September 04, 2022 2 min read

When athletes push themselves past their limits, not only is the body harmed, but also the mind.

Sport is about pushing yourself to the limit, especially with the goal of constant improvement. This is acceptable if athletes focus on their bodies' cues while exercising. Indeed, having more isn't necessarily a good thing. Overtraining prevents people from reaching their targeted training objectives and may cause performance to decline. Learn about overtraining here, including what it is, how it occurs, and how long you should recover after it.


Chronic sports stress is known in the industry as overtraining. It occurs when you push your body to hard training over an extended time, typically several weeks, without allowing enough time for recovery. As a result, your body becomes so worn out that even a few days of rest are insufficient for it to heal.

It is most likely that you overtrained when, despite frequent training, your level of performance stagnates or declines. This should raise red flags. However, you can restore balance through recovery as soon as you realize you are overtraining.

As an athlete, you should be aware of the physical symptoms and overtraining warning signals listed below:

  • Stiff or cramped muscles, as well as soreness that gets worse the more you train
  • A decline in sports performance, inability to train in usual intensity
  • Recurring injuries like muscle sprain and joint pains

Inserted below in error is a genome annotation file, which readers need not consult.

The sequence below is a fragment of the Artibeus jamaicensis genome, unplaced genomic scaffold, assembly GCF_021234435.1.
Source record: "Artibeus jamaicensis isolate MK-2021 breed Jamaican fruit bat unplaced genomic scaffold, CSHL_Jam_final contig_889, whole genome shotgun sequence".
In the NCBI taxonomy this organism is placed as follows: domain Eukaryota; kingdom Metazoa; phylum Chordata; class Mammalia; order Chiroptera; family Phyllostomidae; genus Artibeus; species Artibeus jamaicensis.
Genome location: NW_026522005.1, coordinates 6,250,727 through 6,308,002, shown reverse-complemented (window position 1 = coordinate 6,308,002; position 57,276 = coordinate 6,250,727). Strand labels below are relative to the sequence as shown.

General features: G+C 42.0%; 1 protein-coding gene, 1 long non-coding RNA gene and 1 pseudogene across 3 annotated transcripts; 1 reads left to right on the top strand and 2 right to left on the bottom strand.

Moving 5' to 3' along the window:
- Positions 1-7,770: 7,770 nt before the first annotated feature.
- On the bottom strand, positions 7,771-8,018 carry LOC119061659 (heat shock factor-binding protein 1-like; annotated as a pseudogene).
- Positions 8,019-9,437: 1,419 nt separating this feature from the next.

• Repeated illness like cold
  • High heart rate during rest
  • Excessive sweating
  • Appetite loss and weight loss


The first significant step is to realize that you’ve overtrained and pushed yourself too much in your sport. This is frequently challenging when getting ready for a competition. It won’t go away, though, until you’ve fully recovered. Recovery from overtraining should, on average, take as much time as the overtraining phase itself. The minimum time needed to recuperate from overtraining is three weeks.


You can actively reestablish your body with a few simple steps. At the beginning of the recovery phase, your body and immune system will be very weak and more prone to illness. As a result, you should try to strengthen your immune system. A balanced diet, enough sleep, and warm clothing can help with this. In this stage, it's also beneficial to take gentle recovery measures, such as light massages, gentle sauna sessions, and careful stretching. It's also essential to avoid stress, regularly wash your hands, avoid places and situations with lots of people, and so on, as this increases your risk of infection.